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Making an Advance Directive in Massachusetts
A Massachusetts Advance Directive is a document that sets forth your preferences in relation to health care, such as your acceptance or refusal of certain medical treatments or procedures, and/or the selection of a healthcare decision maker (i.e.: your healthcare proxy.)
The person making an Advance Directive is known as the "principal," and the individual or entity gaining authority to carry out the principal's wishes is known as the "agent." Any Massachusetts Advance Directive from Rocket Lawyer can be fully personalized to address your specific circumstances. As a result of this document, your agent will have a point of reference for your decisions, and they will be able to provide proof that they have been given the authority to act in your interest. It is important to note that under Massachusetts law, medical practioners are not legally required to follow your written guidelines for treatment. That said, they must regard your agent's decisions as your own, so outlining your preferences is still very important.
It is fast and easy to set forth your medical preferences using a free Massachusetts Advance Directive template from Rocket Lawyer:
This route will often end up being much less expensive than meeting and hiring a traditional lawyer. If needed, you may start this Advance Directive on behalf of your spouse or another family member, and then help that person sign once you've drafted it. Please note that for this document to be valid, the principal must be an adult who is mentally competent when they sign. In the event that the principal has already been declared legally incompetent, a court-appointed conservatorship generally will be necessary. In such a situation, it's a good idea for you to work with a lawyer.
If you are over 18 years old, you ought to have an Advance Healthcare Directive (both a Healthcare Power of Attorney and a Living Will) in place. While it is tough to think about, a day might come when you are no longer able to make your own medical decisions. Here are a few typical occasions where you may consider it helpful to make or update your Advance Directive:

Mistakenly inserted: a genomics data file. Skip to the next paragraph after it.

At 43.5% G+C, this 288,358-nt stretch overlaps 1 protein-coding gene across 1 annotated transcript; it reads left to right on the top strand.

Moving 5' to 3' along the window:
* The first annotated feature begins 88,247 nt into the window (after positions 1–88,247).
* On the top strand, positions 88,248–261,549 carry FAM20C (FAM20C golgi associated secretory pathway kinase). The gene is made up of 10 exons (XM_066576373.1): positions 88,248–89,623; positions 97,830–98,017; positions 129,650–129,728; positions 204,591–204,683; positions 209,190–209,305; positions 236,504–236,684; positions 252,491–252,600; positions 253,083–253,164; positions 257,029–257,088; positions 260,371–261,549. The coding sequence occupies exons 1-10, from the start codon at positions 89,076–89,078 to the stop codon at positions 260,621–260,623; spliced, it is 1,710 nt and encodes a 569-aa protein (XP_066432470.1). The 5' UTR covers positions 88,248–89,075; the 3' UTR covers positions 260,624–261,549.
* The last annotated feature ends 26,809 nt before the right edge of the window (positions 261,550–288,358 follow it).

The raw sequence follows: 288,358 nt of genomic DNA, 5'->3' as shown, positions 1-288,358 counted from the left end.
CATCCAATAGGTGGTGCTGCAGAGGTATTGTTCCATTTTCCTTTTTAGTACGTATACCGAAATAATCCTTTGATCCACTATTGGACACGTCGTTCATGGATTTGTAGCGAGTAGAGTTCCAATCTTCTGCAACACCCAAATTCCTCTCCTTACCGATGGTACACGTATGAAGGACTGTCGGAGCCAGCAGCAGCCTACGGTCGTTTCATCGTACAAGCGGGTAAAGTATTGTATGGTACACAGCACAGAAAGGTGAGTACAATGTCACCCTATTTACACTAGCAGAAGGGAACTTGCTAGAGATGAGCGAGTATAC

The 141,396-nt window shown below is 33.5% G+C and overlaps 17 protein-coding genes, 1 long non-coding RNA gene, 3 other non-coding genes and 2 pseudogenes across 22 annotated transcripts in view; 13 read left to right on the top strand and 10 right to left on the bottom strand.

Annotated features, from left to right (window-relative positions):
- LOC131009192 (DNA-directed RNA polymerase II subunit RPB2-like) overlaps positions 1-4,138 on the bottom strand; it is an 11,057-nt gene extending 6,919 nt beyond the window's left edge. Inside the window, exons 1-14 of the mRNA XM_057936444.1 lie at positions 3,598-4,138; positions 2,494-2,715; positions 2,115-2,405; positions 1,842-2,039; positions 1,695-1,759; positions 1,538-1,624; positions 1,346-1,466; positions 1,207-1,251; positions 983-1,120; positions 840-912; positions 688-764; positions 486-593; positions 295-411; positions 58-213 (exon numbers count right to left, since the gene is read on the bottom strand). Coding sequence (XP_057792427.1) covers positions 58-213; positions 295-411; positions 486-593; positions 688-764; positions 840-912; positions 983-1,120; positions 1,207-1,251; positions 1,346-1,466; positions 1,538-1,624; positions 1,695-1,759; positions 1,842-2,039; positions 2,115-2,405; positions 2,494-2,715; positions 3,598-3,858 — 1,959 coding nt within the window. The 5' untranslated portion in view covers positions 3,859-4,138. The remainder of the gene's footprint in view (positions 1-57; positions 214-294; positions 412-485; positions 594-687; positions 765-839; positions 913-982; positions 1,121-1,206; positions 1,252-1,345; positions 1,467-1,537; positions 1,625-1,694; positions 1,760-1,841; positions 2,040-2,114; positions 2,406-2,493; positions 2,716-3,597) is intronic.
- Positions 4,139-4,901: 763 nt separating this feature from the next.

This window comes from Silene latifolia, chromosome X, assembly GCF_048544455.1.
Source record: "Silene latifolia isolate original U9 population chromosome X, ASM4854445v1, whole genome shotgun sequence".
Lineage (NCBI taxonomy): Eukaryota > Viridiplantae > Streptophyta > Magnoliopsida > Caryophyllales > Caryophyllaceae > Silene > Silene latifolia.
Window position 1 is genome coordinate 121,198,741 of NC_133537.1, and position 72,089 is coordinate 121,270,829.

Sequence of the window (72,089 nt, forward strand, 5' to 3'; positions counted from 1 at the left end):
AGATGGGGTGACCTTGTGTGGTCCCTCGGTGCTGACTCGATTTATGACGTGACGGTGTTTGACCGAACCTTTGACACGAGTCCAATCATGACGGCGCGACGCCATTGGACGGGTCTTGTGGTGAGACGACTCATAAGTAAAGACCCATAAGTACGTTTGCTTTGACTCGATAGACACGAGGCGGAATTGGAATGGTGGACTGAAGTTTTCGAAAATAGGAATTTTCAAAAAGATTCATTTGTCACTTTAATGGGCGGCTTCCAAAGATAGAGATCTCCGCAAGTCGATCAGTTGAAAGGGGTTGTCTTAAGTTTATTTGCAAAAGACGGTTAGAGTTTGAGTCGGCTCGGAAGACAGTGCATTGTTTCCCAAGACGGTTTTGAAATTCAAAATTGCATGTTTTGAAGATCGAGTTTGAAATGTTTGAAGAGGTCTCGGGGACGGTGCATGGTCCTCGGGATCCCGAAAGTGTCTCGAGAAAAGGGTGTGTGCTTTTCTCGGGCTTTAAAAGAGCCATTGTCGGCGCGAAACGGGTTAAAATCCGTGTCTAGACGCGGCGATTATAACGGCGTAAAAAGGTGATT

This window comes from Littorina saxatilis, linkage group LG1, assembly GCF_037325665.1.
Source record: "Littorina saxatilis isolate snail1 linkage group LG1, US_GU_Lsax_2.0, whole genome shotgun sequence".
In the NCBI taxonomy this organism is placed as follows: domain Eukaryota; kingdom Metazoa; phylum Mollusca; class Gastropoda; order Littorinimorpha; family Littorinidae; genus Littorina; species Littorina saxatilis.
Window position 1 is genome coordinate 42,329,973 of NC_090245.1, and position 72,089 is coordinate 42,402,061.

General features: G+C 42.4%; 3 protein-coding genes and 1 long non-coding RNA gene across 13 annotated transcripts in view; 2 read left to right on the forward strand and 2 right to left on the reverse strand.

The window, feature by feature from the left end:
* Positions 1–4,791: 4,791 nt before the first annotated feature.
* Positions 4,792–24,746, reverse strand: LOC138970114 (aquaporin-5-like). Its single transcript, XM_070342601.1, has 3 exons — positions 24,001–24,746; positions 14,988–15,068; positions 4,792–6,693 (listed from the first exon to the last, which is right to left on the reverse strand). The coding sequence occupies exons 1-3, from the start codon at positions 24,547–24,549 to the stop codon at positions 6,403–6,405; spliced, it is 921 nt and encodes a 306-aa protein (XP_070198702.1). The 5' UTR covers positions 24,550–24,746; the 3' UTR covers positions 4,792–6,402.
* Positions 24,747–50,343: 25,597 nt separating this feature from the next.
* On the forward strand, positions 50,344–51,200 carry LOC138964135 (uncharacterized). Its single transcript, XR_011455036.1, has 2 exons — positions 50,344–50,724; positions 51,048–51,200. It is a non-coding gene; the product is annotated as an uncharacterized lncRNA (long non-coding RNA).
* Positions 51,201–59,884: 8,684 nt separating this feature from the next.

Whether your Massachusetts Advance Directive has been made in response to a recent change in your health or as part of a forward-looking plan, witnesses and notarization are strongly encouraged for protecting this document and your agent if their power and authority are disputed by a third party.
Making an Advance Directive is typically simple; however, you or your agent(s) may need advice. Depending on whom you approach, some attorneys may not even accept requests to review a document if they were not the author. An easier approach would be to request help from the On Call network. With a Premium membership, you have the ability to request guidance from an experienced attorney or ask additional questions about your Advance Directive. As always, we are here for you.
The fees associated with meeting and hiring a traditional legal provider to write an Advance Directive could total anywhere between two hundred and one thousand dollars, depending on where you are located. When you use Rocket Lawyer, you are not just filling out an Advance Directive template. If you ever need help from a lawyer, your membership provides up to 40% in savings when you hire an attorney from our On Call network.
With a membership, you can make edits, download it in PDF format or as a Word file, and/or print it. In order to wrap up your Advance Directive, it must be signed. Your agent(s) and care providers should get copies of your fully executed document.
The guidelines and restrictions for Advance Directives are different in each state; however, in Massachusetts, as a basic principle, your witnesses must be 18 years old or older. None of them should also be named as your healthcare agent. Please note that unlike a Health Care Proxy (also known as Healthcare Power of Attorney), there are no laws regarding Living Wills specifically, as they are not officially recognized in the state.
Legal references for an Advance Directive in Massachusetts: § 201D-2